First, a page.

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Can anyone shed some light on this?

On our dev boxes, our database resides entirely in the PRIMARY filegroup, and everything works fine.

On one of our production servers, recently upgraded from 2005 to 2008, we noticed it was performing slower than it should. On this machine, there are two filegroups - PRIMARY and INDEXES. Both filegroups contain 1 file per logical volume, one logical volume per CPU, (and each logical volume is a RAID 10 of 4 physical disks).

We isolated a few queries that were performing fast on the dev boxes and slow (up to 40x slower) on the production machine. Turned out these queries were using the non-clustered indexes that resided in the INDEXES filegroup. Tweaking some of the queries to only use clustered indexes that were in the PRIMARY filegroup dropped their times back to normal.

As a final confirmation, we redeployed the same database on the same machine to have everything in PRIMARY, and things went back to normal!

Here's the statistics output of one of the queries, run identically on the machine with different filegroup configurations (table names changed to protect the innocent):

FAST (everything in PRIMARY filegroup):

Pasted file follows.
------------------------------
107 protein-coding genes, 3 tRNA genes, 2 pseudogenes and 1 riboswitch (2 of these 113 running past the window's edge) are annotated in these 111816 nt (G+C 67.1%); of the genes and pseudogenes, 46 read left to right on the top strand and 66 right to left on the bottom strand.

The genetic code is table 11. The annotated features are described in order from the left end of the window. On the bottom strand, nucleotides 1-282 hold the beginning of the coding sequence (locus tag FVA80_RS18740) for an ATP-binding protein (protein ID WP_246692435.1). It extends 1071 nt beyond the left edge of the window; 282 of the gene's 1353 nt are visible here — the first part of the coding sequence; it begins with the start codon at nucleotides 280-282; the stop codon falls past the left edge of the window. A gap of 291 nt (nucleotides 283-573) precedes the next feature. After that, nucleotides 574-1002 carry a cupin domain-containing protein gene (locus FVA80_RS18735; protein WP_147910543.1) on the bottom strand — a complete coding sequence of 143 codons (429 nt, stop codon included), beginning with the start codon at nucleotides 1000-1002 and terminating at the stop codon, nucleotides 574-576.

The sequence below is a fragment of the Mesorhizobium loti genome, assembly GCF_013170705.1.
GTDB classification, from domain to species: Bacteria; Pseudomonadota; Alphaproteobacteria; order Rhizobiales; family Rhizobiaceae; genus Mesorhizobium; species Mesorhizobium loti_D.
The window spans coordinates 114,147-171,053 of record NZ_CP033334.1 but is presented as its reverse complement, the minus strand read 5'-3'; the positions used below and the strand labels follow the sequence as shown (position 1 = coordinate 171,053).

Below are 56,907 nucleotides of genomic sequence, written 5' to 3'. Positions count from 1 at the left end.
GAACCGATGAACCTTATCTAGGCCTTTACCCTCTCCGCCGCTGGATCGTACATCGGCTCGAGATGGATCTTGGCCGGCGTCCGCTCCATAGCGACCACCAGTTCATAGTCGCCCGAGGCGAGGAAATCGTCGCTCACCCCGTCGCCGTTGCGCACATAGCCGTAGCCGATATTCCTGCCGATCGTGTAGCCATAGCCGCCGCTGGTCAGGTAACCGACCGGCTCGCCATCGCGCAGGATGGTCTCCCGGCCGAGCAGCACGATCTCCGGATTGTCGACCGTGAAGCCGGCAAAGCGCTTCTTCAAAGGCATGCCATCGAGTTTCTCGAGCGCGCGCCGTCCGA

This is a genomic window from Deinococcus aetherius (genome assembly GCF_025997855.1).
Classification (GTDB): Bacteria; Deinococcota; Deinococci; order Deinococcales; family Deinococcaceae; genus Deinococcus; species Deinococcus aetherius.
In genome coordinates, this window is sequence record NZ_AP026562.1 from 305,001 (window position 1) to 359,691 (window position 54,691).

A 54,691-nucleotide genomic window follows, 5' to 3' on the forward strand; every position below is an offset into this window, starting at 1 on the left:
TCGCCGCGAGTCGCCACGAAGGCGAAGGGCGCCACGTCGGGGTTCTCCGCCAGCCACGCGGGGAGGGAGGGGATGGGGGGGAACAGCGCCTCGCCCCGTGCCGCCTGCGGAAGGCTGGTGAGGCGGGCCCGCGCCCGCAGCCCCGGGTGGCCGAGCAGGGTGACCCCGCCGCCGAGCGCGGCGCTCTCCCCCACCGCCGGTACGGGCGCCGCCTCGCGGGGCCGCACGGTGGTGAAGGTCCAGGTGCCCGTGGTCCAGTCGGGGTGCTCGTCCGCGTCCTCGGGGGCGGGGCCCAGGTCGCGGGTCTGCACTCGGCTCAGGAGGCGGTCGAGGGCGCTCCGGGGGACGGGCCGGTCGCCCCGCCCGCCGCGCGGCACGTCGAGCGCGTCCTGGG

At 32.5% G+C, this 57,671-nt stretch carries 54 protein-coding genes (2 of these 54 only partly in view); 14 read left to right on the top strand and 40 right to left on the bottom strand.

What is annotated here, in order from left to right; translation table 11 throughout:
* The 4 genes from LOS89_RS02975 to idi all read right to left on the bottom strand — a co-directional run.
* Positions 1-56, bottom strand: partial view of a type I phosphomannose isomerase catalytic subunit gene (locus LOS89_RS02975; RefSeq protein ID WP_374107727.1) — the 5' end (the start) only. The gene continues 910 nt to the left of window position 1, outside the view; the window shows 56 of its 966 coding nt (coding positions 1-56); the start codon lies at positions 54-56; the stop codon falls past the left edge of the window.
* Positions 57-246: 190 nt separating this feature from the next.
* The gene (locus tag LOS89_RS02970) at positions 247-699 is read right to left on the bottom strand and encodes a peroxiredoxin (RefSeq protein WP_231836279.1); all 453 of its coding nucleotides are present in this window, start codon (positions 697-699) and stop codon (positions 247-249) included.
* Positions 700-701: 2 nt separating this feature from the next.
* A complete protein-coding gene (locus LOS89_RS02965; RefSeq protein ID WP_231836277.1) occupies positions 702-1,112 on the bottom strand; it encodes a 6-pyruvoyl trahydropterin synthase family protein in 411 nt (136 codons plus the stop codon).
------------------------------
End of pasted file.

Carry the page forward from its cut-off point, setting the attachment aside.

(3 row(s) affected)
Table '0'. Scan count 2, logical reads 14, ...
Table '1'. Scan count 0, logical reads 0, ...
Table '1'. Scan count 0, logical reads 0, ...
Table '2'. Scan count 2, logical reads 7, ...
Table '3'. Scan count 2, logical reads 1012, ...
Table '4'. Scan count 1, logical reads 3, ...

 SQL Server Execution Times:
   CPU time = 437 ms,  elapsed time = 445 ms.

SLOW (indexes split into their own filegroup):

(3 row(s) affected)
Table '0'. Scan count 209, logical reads 428, ...
Table '1'. Scan count 0, logical reads 0,...
Table '2'. Scan count 1021, logical reads 9043,....
Table '3'. Scan count 209, logical reads 105754, ....
Table '4'. Scan count 0, logical reads 0, ....
Table '5'. Scan count 1, logical reads 695, ...
**Table '#46DA8CA9'. Scan count 205, logical reads 205, ...**
Table '6'. Scan count 6, logical reads 436, ...
Table '7'. Scan count 1, logical reads 12,....

 SQL Server Execution Times:
   CPU time = 17581 ms,  elapsed time = 17595 ms.

Notice the weird temp table and extra tables involved in the slow query. It seems clear that having a second file group is making SQL Server batty with choosing an execution plan. What the heck is going on?

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Do you guys have your max degree of parallelism hard coded? –  Robert Kaucher Oct 7 '10 at 17:31
    
No. Also, no tables or indexes are partitioned. –  womp Oct 7 '10 at 17:44
    
Can you post the execution plans for the two executions please? Also more storage details, are you using a SAN/DAS and what HBA/Storage controllers are being used? –  John Sansom Oct 11 '10 at 12:55

1 Answer 1

I believe the fact that the non-clustered indexes are on a different filegroup is irrelevant here, from the STATISTICS IO output above it's clear that you have two very different execution plans.

Did you rebuild indexes and update statistics after upgrading from SQL 2005 to SQL 2008? If not, you should do so as soon as possible. If you can post the execution plans of both runs (as well as the plan from the dev box), it may be possible to provide more insight.

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